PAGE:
Patients underwent tumor imaging at baseline and every 8 weeks for 12 months, and then every 12 weeks. Follow-up for survival took place every 3 months after the discontinuation of treatment.
In all, 451 patients were randomized to each treatment, which included 185 patients in the atezolizumab group and 184 in the placebo group who were PD-L1+, defined as expression ≥ 1% on tumor-infiltrating immune cells.
The two treatment groups were well balanced in terms of baseline characteristics, and the PD-L1+ subgroup was generally representative of the overall intention-to-treat (ITT) population.
The median duration of atezolizumab and nab-paclitaxel treatment in the atezolizumab group was 24.1 weeks and 22.1 weeks, respectively, and the median duration of placebo and nab-paclitaxel in the placebo group was 22.1 weeks and 21.8 weeks, respectively.
After a median follow-up of 12.9 months, 358 (79.4%) of patients in the atezolizumab group and 378 (83.8%) of those in the placebo group had disease progression or died.
In the ITT population, median PFS was significantly longer with atezolizumab versus placebo, at 7.2 months versus 5.5 months, or a stratified hazard ratio of 0.80 (P = .0025).
The researchers calculated that the 1-year PFS rate was 24% with atezolizumab versus 18% with placebo.
When they looked specifically at the PD-L1+ population, they found that the median PFS was 7.5 months with atezolizumab versus 5.0 months with placebo, at a stratified hazard ratio of 0.62 (P < .0001).
The difference in 1-year PFS rate between atezolizumab and placebo was also greater in PD-L1+ patients, at 29% versus 18%.
The interim overall survival analysis in the ITT population did not reveal a significant difference between patients treated with atezolizumab versus those given placebo, at a stratified hazard ratio of 0.84 (P = .0840).
However, restricting the analysis to PD-L1+ patients revealed that atezolizumab appeared to be associated with a significant overall survival benefit versus placebo, at a stratified hazard ratio of 0.62.
In terms of toxicity, the two treatment groups were generally similar, with neutropenia, decreased neutrophil count, peripheral neuropathy, fatigue, and anemia the most common grade 3-4 adverse events in both groups.
Grade 3-4 peripheral neuropathy was, however, more common in the atezolizumab group than with placebo, seen in 6% versus 3% of patients. Atezolizumab patients were also more likely to experience a decreased neutrophil count, at 5% versus 3%.
At the press briefing, Schmid was asked whether he and his colleagues had expected to see a benefit with atezolizumab in all-comers, including PD-L1– patients.
"The short answer is we did," he said. "That's why we designed the trial the way it was, and that was based on several assumptions based on preclinical and clinical data."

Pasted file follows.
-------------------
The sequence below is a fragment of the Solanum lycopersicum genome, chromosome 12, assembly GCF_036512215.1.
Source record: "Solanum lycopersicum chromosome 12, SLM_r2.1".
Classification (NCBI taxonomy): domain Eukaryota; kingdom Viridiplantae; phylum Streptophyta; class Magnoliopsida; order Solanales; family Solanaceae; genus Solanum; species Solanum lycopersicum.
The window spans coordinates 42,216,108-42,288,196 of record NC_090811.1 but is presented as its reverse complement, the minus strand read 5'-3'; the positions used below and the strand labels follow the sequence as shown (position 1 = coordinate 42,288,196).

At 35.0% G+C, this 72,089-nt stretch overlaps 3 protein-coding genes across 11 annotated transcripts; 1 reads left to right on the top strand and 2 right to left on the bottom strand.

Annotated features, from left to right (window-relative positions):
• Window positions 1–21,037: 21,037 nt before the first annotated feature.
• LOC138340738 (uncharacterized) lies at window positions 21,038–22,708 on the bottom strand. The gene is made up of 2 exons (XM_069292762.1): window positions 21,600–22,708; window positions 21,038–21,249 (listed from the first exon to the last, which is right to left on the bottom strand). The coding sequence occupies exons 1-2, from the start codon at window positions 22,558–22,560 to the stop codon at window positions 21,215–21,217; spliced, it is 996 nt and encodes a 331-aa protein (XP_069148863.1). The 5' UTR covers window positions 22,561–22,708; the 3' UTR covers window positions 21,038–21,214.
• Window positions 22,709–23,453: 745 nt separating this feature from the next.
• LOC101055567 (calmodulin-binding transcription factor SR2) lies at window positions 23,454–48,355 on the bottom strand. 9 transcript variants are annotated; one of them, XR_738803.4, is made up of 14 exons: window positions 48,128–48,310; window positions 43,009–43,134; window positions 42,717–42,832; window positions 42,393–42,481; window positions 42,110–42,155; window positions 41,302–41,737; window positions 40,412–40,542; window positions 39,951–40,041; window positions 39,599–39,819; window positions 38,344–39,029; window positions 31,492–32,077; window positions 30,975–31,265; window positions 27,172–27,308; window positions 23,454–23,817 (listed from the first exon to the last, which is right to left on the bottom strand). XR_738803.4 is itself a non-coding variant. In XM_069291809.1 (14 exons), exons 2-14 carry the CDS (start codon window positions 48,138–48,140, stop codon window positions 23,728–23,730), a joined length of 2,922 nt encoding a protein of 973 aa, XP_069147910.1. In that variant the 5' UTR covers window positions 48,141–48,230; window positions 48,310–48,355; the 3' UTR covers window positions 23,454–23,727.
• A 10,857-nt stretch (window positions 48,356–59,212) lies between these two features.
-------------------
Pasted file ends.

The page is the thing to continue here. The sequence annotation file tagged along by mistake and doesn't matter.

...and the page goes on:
He explained that chemotherapy can lead to downregulation of T-regulatory cells, "which are the negative regulators in the immune landscape," and can upregulate PD-L1.
They had also seen in the preceding phase 1b study that there was a benefit with atezolizumab in PD-L1– patients, and it is known that combination therapy can change the microenvironment of the tumor.
Schmid said, "So it's a long answer to say we had a clear rationale why the biomarker wouldn't be as binary as it seems to be and why there would be a benefit in PD-L1– patients, but the trial data are as they are and show a clear benefit in PD-L1+ patients but not in PD-L1– patients."
Speaking after the presentation of the data, invited discussant Giuseppe Curigliano, MD, PhD, from the Early Drug Development for Innovative Therapies Division at the University of Milan, Italy, said chemotherapy is known to potentially affect immunotherapy.
However, he asked whether paclitaxel is the "ideal partner" for atezolizumab in triple negative breast cancer, especially as many other chemotherapy agents have been shown to have immunogenic effects, some with a greater effect than that seen with paclitaxel.
He also pointed out that the researchers do not state how many patients in their study had BRCA mutations, which could have an impact on the outcomes because of their known effect on immunogenicity.
Curigliano said that to improve the results of IMpassion130 further, the patient population needs to be better selected for those who are likely to benefit from immunotherapy the most.
This means not just looking at PD-L1 expression, but also surrogates of immune response, tumor mutation burden, and microsatellite instability status, all of which have been observed to be altered in triple negative breast cancer patients.
In this way, it is already possible to identify patients who should and should not be considered for immunotherapy, he emphasized, which could lead to other novel therapeutic approaches that have not yet been fully tested.
This could include priming tumors with anticytotoxic T-lymphocyte-associated antigen 4 therapy, radiotherapy, or chemotherapy before starting patients on immunotherapy, or combining dual hormone receptor/HER2 blockade with immunotherapy.
Summarizing, Curigliano said that the field needs to work out how best to test tumors for PD-L1 expression and wondered if there was a "missing arm" from the study of atezolizumab alone.
He nevertheless echoed Schmid's conclusions that, with the current results, "we have a new standard of care in PD-L1+ triple negative breast cancer."
The study was funded by F. Hoffmann–La Roche/Genentech. Schmid has reported receiving honoraria from AstraZeneca, Bayer, Boehringer, Celgene, Eisai, Novartis, Pfizer, Puma, Roche/Genentech. He has received grants or been supported/had contracted research from Astellas, AstraZeneca, Medivation, Novartis, OncoGenex, Roche/Genentech (all paid to his institution). His wife is an employee of Roche. Disclosures for the other authors are listed in the article.
European Society for Medical Oncology (ESMO) 2018 Congress. Presented October 20, 2018. Abstract LBA1.
N Engl J Med. Published on October 20, 2018. Abstract
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Cite this: New Hope in Triple Negative Breast Cancer With Immunotherapy - Medscape - Oct 20, 2018.